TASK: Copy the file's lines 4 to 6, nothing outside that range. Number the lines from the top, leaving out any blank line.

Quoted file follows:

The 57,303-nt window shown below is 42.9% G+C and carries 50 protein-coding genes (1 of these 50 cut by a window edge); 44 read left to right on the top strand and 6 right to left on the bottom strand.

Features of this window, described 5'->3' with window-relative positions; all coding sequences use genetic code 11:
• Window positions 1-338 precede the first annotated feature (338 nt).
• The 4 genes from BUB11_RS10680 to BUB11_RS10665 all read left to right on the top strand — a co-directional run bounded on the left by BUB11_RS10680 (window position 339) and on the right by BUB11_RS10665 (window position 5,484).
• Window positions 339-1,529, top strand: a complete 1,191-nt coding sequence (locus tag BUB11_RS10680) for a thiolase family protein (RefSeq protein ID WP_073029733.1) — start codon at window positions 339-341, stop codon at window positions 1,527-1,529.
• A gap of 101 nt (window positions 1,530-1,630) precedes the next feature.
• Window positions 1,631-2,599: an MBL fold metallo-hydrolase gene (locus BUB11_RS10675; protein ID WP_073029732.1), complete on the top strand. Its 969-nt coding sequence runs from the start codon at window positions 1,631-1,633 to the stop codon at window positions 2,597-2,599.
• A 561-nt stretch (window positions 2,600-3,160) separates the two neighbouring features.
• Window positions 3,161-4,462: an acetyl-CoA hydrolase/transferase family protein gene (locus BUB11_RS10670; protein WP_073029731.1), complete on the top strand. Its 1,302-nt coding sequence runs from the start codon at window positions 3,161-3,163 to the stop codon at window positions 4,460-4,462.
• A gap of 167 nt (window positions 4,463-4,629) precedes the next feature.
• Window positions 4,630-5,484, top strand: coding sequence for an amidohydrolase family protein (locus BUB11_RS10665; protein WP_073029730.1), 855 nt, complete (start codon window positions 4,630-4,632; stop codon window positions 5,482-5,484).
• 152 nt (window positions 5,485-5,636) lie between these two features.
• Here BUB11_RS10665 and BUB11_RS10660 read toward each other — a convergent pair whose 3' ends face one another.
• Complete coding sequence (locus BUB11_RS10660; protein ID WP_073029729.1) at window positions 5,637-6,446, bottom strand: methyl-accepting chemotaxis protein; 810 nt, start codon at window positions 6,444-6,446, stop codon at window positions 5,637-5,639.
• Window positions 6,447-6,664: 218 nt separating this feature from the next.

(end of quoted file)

• The 4 genes from BUB11_RS10680 to BUB11_RS10665 all read left to right on the top strand — a co-directional run bounded on the left by BUB11_RS10680 (window position 339) and on the right by BUB11_RS10665 (window position 5,484).
• Window positions 339-1,529, top strand: a complete 1,191-nt coding sequence (locus tag BUB11_RS10680) for a thiolase family protein (RefSeq protein ID WP_073029733.1) — start codon at window positions 339-341, stop codon at window positions 1,527-1,529.
• A gap of 101 nt (window positions 1,530-1,630) precedes the next feature.